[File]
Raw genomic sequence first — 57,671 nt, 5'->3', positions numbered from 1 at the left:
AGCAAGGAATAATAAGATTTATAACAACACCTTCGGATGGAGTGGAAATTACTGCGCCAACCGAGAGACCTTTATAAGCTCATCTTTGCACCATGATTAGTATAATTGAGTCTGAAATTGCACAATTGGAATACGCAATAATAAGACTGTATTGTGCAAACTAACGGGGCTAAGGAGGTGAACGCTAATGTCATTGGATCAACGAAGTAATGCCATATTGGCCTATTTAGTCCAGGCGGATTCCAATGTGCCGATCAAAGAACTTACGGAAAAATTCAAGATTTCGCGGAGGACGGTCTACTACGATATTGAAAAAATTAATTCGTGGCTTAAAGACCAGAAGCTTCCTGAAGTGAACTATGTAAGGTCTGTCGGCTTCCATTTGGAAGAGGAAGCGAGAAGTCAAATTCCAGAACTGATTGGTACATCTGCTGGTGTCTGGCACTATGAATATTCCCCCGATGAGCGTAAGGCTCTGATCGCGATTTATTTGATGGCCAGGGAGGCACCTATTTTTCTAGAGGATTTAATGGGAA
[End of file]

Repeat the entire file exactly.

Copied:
Raw genomic sequence first — 57,671 nt, 5'->3', positions numbered from 1 at the left:
AGCAAGGAATAATAAGATTTATAACAACACCTTCGGATGGAGTGGAAATTACTGCGCCAACCGAGAGACCTTTATAAGCTCATCTTTGCACCATGATTAGTATAATTGAGTCTGAAATTGCACAATTGGAATACGCAATAATAAGACTGTATTGTGCAAACTAACGGGGCTAAGGAGGTGAACGCTAATGTCATTGGATCAACGAAGTAATGCCATATTGGCCTATTTAGTCCAGGCGGATTCCAATGTGCCGATCAAAGAACTTACGGAAAAATTCAAGATTTCGCGGAGGACGGTCTACTACGATATTGAAAAAATTAATTCGTGGCTTAAAGACCAGAAGCTTCCTGAAGTGAACTATGTAAGGTCTGTCGGCTTCCATTTGGAAGAGGAAGCGAGAAGTCAAATTCCAGAACTGATTGGTACATCTGCTGGTGTCTGGCACTATGAATATTCCCCCGATGAGCGTAAGGCTCTGATCGCGATTTATTTGATGGCCAGGGAGGCACCTATTTTTCTAGAGGATTTAATGGGAA